Volkswagen has hired the US law firm that defended BP after the Deepwater Horizon oil disaster to help it deal with a growing collection of investigations and law suits over the emissions scandal that has rocked the car maker and dragged in the German government.
The hiring of Kirkland & Ellis emerged as the German government admitted that it already knew about “defeat devices” that can cheat emissions tests.
Written responses from the transport ministry to questions from the Green party in July show the government was aware of the so-called defeat devices. However, the transport ministry said it had “no knowledge” of the devices actually being used, and there was no mention of VW.
Oliver Krischer, the deputy leader of the Green party, told German television that this showed the government knew that car makers were trying to manipulate emissions tests. He said: “The government worked together with the auto industry, not to ensure that the emissions levels were reduced, but so that the measuring system was set up in such a way that on paper the cars met the necessary standards.”
However, Alexander Dobrindt, the transport minister, dismissed the claims as “false and inappropriate”.
VW has admitted that 11m of its cars worldwide were designed to cheat emissions testing and put aside €6.5bn (£4.7bn) to deal with the potential costs of the crisis. However, it could still face fines of up to $18bn in a criminal investigation in the US, as well as possible charges for its executives and legal action from customers and shareholders. Several law firms in the US, including Clifford Law and Hagens Berman, have filed class action law suits against the German company.
German public prosecutors says they are considering launching a criminal investigation into the scandal and are examining a collection of legal claims that have already been filed by private individuals against VW.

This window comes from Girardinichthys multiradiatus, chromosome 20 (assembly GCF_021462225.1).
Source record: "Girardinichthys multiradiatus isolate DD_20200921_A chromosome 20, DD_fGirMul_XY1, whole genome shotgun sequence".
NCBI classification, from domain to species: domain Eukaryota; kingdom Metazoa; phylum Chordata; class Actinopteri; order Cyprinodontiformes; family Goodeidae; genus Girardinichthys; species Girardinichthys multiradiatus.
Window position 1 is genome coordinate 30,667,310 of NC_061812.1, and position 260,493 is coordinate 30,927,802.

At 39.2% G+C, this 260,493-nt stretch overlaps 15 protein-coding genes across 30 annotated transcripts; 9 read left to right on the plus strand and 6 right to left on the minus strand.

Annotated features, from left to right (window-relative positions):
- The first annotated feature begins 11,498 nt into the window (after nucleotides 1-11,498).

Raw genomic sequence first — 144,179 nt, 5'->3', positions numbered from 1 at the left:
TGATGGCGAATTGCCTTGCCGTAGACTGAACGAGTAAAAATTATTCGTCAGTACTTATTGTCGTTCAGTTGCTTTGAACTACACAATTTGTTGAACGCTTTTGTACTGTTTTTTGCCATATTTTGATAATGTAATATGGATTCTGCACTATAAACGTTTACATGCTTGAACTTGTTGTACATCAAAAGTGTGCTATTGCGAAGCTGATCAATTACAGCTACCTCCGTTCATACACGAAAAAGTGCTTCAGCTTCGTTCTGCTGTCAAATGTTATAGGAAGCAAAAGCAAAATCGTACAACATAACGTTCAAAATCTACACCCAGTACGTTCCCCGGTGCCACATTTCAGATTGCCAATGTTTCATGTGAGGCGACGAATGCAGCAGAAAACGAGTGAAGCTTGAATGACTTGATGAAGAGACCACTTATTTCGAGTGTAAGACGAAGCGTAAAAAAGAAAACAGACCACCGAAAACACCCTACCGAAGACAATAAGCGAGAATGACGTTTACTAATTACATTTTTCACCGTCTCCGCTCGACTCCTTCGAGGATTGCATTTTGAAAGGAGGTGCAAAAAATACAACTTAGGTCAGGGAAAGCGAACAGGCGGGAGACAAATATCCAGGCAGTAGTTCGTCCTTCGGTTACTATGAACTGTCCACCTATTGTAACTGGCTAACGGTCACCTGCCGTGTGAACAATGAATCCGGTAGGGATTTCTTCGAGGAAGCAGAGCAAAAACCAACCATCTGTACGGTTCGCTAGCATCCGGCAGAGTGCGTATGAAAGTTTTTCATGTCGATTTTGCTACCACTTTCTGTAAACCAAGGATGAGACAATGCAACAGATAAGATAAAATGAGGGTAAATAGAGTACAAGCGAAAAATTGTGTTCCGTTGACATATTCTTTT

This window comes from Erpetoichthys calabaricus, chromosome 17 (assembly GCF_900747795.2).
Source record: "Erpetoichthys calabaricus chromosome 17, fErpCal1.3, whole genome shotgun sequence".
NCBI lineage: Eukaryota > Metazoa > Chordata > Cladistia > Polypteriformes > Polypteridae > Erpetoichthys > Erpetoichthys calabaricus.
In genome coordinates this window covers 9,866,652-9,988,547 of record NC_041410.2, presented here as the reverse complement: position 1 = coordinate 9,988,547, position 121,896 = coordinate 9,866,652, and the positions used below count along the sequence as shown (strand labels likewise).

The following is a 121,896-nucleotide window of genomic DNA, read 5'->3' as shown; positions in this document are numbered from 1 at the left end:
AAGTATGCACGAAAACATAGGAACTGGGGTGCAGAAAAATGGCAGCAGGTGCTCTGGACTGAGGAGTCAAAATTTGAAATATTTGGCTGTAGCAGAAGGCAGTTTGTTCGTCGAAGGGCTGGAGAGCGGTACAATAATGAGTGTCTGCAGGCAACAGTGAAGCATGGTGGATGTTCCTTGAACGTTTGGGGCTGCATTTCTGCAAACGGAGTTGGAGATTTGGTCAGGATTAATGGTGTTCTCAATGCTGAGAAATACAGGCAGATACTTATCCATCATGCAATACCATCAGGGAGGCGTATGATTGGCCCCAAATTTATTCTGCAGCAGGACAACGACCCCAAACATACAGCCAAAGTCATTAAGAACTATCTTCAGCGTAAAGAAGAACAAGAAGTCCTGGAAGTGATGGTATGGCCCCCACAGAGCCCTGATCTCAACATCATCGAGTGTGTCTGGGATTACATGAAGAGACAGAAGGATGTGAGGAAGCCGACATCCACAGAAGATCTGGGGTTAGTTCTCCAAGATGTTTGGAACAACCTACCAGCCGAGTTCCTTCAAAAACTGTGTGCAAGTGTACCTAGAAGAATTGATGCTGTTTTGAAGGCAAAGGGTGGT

Segolene Royal, the French energy minister, said Paris will be “extremely thorough, extremely severe” with VW.
“The victims are workers whose situation has been made more precarious, consumers who were duped and also the state which pays subsidies for purchases of clean vehicles,” Royal said.
The board is holding an emergency board meeting to discuss the future of chief executive Martin Winterkorn, who said on Tuesday he was “endlessly sorry” for the crisis but refused to step down.
Almost €25bn has been wiped off the value of VW since the scandal emerged last Friday. Shares in the world’s second biggest carmaker fell another 10% in Germany on Wednesday, before recovering to rise 3% compared to the previous day.
Other leading carmakers have also suffered further falls in their share price due to fears they will be dragged into investigations.
Kirkland will offer VW some much-needed assistance as it gears up for legal battles on both sides of the Atlantic. The law firm led BP’s defence in the criminal investigation into the Deepwater Horizon disaster of 2010, which claimed 11 lives.
Britain and France have called for a European inquiry into the motor industry’s testing. The transport secretary, Patrick McLoughlin, said: “We are closely monitoring the situation and have been pushing for action at a European level for more accurate tests that reflect driving on the road.”
However, the trade body which represents European car makers insisted on Wednesday there was “no evidence” that the scandal spread beyond VW.
The European Automobile Manufacturers’ Association, the ACEA, said it “recognises the gravity of the situation and is taking this very seriously”.
In a statement it claimed that European rules will soon require testing to be conducted in “realistic driving conditions” as well as in laboratories, creating the strictest regime in the world.
The ACEA added: “The automotive industry is fully supporting the development of this new Real Driving Emissions (RDE) test in order to ensure a more robust control on emissions.
“ACEA hopes that the RDE testing conditions and timings can be finalised urgently, so that the industry can get RDE-compliant vehicles into the market as soon as possible.
“ACEA will continue to engage with the European Commission and national governments to address the current challenges and ensure that trust and confidence in the car industry and clean diesel technology are maintained.”
This article was written by Graham Ruddick, for theguardian.com on Wednesday 23rd September 2015 11.59 Europe/Londonguardian.co.uk © Guardian News and Media Limited 2010